God then rebukes those who would question what He was doing. In consideration of the majesty, power and authority of God, people are in no place to think they know better. In fact, "grave danger" (Isa 45:9 NET) or "woe" (Isa 45:9 NASB) awaits those who argue with Him.

Isa 45:9-10
"Woe to the one who quarrels with his Maker — an earthenware vessel among the vessels of earth! Will the clay say to the potter, 'What are you doing?' Or the thing you are making say, 'He has no hands'? 10 "Woe to him who says to a father, 'What are you begetting?' Or to a woman, 'To what are you giving birth?'"

The next verse, of course, is verse 11 ("command ye me" in the KJV). Comparing various translations is very interesting here, because there are two distinct ideas that the original Hebrew contains. English translations usually bring out one or the other.

First, the NASB translates the verse as God's instruction to His people that in light of His supreme power and authority, they were to ask Him what they should do, and trust Him for what He was doing.

Isa 45:11 Thus says the Lord, the Holy One of Israel, and his Maker: "Ask Me about the things to come concerning My sons, And you shall commit to Me the work of My hands. NASU

Second, most other translations bring out God's indignation at being questioned.

Isa 45:11 "This is what the Lord says — the Holy One of Israel, and its Maker: Concerning things to come, do you question me about my children, or give me orders about the work of my hands? NIV

Isa 45:11 Thus says the Lord, the Holy One of Israel, and his Maker: "Will you question me about my children, or command me concerning the work of my hands? RSV

Isa 45:11 This is what the Lord says— the Holy One of Israel and your Creator: "Do you question what I do for my children? Do you give me orders about the work of my hands? NLT

Isa 45:11 Jehovah, the Holy One of Israel, Israel's Creator, says: "What right have you to question what I do? Who are you to command me concerning the work of my hands? TLB

Isa 45:11 This is what the Lord says, the Holy One of Israel, the one who formed him, concerning things to come: “How dare you question me about my children! How dare you tell me what to do with the work of my own hands! NET

God then reaffirms His sovereign power.

Isa 45:12 "It is I who made the earth, and created man upon it. I stretched out the heavens with My hands And I ordained all their host. NASU

After that, God briefly mentions Cyrus again.

Isa 45:13 I will raise up Cyrus in my righteousness: I will make all his ways straight. He will rebuild my city and set my exiles free, but not for a price or reward, says the Lord Almighty." NIV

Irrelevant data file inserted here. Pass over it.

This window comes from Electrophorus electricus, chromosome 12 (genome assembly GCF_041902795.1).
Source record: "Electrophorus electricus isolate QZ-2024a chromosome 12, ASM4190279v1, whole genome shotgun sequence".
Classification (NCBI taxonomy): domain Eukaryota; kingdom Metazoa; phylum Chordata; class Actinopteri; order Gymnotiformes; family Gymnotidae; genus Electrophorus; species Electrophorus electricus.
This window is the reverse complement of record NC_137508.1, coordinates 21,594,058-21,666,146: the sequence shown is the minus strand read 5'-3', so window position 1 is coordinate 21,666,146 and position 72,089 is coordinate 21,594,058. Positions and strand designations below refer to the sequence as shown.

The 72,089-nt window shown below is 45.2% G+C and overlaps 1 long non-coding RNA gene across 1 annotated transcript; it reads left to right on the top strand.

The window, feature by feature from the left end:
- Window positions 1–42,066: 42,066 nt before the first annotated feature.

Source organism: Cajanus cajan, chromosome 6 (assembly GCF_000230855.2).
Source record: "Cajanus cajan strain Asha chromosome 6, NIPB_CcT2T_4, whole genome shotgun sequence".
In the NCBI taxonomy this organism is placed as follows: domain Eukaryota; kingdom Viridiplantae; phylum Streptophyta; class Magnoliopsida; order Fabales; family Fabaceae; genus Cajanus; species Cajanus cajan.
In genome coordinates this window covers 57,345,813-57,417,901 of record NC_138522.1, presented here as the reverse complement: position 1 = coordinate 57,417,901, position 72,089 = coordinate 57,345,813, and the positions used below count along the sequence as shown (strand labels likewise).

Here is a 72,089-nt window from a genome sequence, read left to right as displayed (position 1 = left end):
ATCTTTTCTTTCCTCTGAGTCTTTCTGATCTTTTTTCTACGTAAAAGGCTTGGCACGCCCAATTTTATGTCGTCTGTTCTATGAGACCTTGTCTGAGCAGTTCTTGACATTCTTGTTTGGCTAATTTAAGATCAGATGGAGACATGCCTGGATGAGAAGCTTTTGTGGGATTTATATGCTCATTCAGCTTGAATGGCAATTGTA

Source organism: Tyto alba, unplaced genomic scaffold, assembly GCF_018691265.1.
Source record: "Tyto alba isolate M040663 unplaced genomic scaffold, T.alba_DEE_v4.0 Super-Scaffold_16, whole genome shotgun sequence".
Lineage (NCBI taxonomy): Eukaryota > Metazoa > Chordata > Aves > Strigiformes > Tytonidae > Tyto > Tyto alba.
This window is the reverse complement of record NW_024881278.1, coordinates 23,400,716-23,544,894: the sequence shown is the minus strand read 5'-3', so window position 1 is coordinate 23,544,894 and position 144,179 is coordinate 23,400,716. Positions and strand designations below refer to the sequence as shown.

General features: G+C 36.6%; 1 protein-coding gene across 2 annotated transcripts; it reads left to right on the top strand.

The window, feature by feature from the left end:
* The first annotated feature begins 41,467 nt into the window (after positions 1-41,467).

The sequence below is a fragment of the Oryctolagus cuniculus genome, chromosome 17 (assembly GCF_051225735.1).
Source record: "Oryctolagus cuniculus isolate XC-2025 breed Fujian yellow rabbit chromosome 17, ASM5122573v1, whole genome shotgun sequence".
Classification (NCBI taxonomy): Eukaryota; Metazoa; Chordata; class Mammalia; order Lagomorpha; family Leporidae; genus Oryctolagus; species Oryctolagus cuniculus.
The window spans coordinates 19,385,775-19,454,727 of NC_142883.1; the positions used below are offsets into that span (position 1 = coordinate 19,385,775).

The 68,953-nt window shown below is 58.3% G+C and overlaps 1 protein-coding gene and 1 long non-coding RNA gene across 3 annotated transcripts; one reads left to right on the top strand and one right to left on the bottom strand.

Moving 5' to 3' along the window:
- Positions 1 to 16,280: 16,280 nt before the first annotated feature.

Isaiah 45:11 either says that believers should trust God for what He is doing, or it rebukes people who think they know better than He does. The one thing that this verse does not say is that believers may command God what to do.

Family members who take the King James Version out of its context and 'command' God in prayer are actually doing the very thing that this verse condemns!


According to His will

Prayer is not demanding that God fulfil our requests. In fact, the beloved apostle John took pains to point out that whenever we ask God for something, we should be aware that He will grant the requests that are according to His will. By implication, He does not grant the requests that do not agree with His will.

1 John 5:14-15
14 This is the confidence which we have before Him, that, if we ask anything according to His will, He hears us. 15 And if we know that He hears us in whatever we ask, we know that we have the requests which we have asked from Him.

In this epistle, John repeatedly stressed the crucial importance of believers' obedience. In fact, no one can say that they know God at all unless they obey Him.

1 John 2:3 By this we know that we have come to know Him, if we keep His commandments. NASU

Obedience is linked with saving knowledge of God. Christians who do not keep God's commandments actually do not know Him at all.

1 John 2:4-5
4 The one who says, "I have come to know Him," and does not keep His commandments, is a liar, and the truth is not in him; 5 but whoever keeps His word, in him the love of God has truly been perfected. By this we know that we are in Him:

John listed several areas of disobedience that the recipients of this epistle needed to be reminded of, including a lack of Christian love, love for the world, denial that Jesus was the Son of God, lust for material possessions, sexual lust, idol worship and other unnamed sins.

Getting a favourable answer to prayer, said John, was irrevocably linked to obedience.

1 John 3:22 and whatever we ask we receive from Him, because we keep His commandments and do the things that are pleasing in His sight. NASU